Big bung theory - Hadron Collider breaks again

By Andrew Johnson

The secrets of the Big Bang will have to remain secret a little longer.

The Large Hadron Collider, which took 20 years to build and cost $10 billion, will not be able to unravel the mysteries of the universe for at least another two months, scientists announced.

The machine - a 27 kilometre circuit of super-cooled magnets deep beneath the borders of France and Switzerland - had to be shut down when temperatures rose by about 100C, causing a leak of a ton of liquid helium into the tunnel.

Scientists had hoped that the problem could be resolved quickly but yesterday announced that the project - beset by problems during its construction will be further delayed.

James Gilles, a spokesman for the European Organisation for Nuclear Research (Cern), said: "It's too early to say precisely what happened, but it seems to be a faulty electrical connection between two magnets that stopped superconducting, melted and led to a mechanical failure and let the helium out."

LHC timeline

Early 1980s - Scientists discuss proposal for a new, giant physics research machine to be known as the Large Hadron Collider.

1983 - Groundbreaking ceremony for the Large Electron-Positron collider. LEP is the largest scientific instrument ever constructed. The tunnel built for it has a circumference of 17 miles (27 kilometers), larger than needed so it can later house the proposed Large Hadron Collider.

1989 - LEP starts up.

1991 - CERN's Council endorses proposed Large Hadron Collider.

1993 - The US Congress cancels the Superconducting Super Collider - which was to have been the world's largest collider - after five years of construction in Texas costing US$2 billion.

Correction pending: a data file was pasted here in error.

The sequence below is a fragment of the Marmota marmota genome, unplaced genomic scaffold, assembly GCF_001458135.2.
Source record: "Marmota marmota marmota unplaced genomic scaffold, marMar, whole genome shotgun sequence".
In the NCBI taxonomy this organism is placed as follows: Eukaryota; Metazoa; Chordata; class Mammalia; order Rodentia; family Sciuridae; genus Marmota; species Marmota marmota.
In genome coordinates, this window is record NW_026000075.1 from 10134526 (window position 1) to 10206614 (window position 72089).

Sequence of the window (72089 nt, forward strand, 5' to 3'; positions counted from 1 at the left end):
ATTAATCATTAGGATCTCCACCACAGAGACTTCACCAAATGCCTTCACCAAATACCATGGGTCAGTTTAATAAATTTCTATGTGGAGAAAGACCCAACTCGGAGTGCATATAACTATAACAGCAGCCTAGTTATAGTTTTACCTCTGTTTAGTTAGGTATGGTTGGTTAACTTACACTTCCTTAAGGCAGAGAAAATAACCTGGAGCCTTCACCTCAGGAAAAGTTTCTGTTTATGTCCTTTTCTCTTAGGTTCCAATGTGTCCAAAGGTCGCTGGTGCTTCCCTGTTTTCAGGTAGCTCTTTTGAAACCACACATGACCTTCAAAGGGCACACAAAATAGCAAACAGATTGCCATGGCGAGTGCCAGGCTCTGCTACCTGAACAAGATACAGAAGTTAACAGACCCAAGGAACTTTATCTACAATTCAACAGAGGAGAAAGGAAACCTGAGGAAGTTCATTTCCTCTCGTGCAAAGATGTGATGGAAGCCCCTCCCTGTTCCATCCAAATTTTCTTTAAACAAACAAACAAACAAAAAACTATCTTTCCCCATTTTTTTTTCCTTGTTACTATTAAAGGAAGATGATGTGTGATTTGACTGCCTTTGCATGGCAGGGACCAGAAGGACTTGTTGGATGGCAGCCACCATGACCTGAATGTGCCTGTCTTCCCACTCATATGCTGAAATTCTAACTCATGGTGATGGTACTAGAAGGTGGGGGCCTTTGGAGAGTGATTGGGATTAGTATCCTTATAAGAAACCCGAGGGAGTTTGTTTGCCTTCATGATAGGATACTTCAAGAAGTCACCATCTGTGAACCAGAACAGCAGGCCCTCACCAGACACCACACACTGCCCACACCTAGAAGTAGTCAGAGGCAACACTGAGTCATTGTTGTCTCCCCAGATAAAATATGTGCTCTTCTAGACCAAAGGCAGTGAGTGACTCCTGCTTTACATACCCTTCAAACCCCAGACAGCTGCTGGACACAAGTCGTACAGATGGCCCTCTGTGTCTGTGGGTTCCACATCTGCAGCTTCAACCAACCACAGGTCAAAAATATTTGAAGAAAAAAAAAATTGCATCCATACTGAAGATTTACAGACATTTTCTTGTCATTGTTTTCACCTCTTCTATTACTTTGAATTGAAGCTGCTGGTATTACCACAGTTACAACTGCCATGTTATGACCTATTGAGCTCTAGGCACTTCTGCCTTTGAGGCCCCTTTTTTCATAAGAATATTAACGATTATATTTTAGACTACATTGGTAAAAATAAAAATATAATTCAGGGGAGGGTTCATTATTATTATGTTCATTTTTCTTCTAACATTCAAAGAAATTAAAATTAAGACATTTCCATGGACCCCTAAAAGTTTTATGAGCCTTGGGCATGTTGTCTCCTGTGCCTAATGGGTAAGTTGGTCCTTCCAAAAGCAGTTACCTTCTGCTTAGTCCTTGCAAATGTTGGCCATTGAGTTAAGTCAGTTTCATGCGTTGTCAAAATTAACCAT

1997 - After agreeing to provide significant financial contributions to the LHC, the United States becomes an observer at CERN Council.

1998 - Civil engineering for the LHC gets under way, with parts manufactured around the world.

2000 - LEP is shut down after running for 11 years to make way for the LHC. First LHC parts from the United States arrive.

2001 - A computer grid project to connect tens of thousands of computers worldwide is launched to handle data from LHC.

2003-2008 - Installation of major LHC equipment in the tunnel.

Sept. 10, 2008 - Launch of LHC after an outlay of US$10 billion.

Sept. 11 - Shutdown of LHC after a transformer fails.

Sept. 18 - LHC is recooled to near absolute zero after transformer is replaced.

Sept. 19 - Apparent electrical fault in a separate superconducting area causes a large leak of liquid helium into the tunnel. The LHC is shut down for at least two months so that its temperature can be raised to permit repairs.


Get the news delivered straight to your inbox

Receive the day’s news, sport and entertainment in our daily email newsletter


© Copyright 2017, NZME. Publishing Limited

Assembled by: (static) on production apcf04 at 23 Mar 2017 11:04:38 Processing Time: 1277ms